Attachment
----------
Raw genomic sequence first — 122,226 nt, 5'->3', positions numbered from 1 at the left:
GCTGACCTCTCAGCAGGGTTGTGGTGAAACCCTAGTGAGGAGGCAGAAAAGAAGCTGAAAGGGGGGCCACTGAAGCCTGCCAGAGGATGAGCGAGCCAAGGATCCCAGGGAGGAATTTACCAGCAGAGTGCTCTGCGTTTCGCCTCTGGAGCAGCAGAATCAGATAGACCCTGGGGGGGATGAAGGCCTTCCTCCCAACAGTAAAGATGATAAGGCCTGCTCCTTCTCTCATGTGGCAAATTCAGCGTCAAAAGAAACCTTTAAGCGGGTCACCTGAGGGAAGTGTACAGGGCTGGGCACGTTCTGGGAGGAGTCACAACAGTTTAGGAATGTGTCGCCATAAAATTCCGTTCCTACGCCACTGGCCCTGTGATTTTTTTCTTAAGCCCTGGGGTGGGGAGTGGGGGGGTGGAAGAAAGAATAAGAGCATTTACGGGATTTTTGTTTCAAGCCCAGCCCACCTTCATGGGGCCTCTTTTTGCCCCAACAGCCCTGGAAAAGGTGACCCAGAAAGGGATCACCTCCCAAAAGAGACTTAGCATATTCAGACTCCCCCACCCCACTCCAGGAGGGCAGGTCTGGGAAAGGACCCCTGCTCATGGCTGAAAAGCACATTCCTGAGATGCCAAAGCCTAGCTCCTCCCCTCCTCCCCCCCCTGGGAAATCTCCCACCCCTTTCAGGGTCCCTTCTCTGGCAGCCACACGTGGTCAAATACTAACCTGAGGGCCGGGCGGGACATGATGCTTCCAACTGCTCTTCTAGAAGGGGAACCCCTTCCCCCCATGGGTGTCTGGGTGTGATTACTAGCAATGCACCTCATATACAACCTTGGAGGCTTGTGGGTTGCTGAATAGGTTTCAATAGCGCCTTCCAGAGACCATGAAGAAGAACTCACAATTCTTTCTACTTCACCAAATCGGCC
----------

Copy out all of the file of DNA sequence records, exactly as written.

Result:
Raw genomic sequence first — 122,226 nt, 5'->3', positions numbered from 1 at the left:
GCTGACCTCTCAGCAGGGTTGTGGTGAAACCCTAGTGAGGAGGCAGAAAAGAAGCTGAAAGGGGGGCCACTGAAGCCTGCCAGAGGATGAGCGAGCCAAGGATCCCAGGGAGGAATTTACCAGCAGAGTGCTCTGCGTTTCGCCTCTGGAGCAGCAGAATCAGATAGACCCTGGGGGGGATGAAGGCCTTCCTCCCAACAGTAAAGATGATAAGGCCTGCTCCTTCTCTCATGTGGCAAATTCAGCGTCAAAAGAAACCTTTAAGCGGGTCACCTGAGGGAAGTGTACAGGGCTGGGCACGTTCTGGGAGGAGTCACAACAGTTTAGGAATGTGTCGCCATAAAATTCCGTTCCTACGCCACTGGCCCTGTGATTTTTTTCTTAAGCCCTGGGGTGGGGAGTGGGGGGGTGGAAGAAAGAATAAGAGCATTTACGGGATTTTTGTTTCAAGCCCAGCCCACCTTCATGGGGCCTCTTTTTGCCCCAACAGCCCTGGAAAAGGTGACCCAGAAAGGGATCACCTCCCAAAAGAGACTTAGCATATTCAGACTCCCCCACCCCACTCCAGGAGGGCAGGTCTGGGAAAGGACCCCTGCTCATGGCTGAAAAGCACATTCCTGAGATGCCAAAGCCTAGCTCCTCCCCTCCTCCCCCCCCTGGGAAATCTCCCACCCCTTTCAGGGTCCCTTCTCTGGCAGCCACACGTGGTCAAATACTAACCTGAGGGCCGGGCGGGACATGATGCTTCCAACTGCTCTTCTAGAAGGGGAACCCCTTCCCCCCATGGGTGTCTGGGTGTGATTACTAGCAATGCACCTCATATACAACCTTGGAGGCTTGTGGGTTGCTGAATAGGTTTCAATAGCGCCTTCCAGAGACCATGAAGAAGAACTCACAATTCTTTCTACTTCACCAAATCGGCC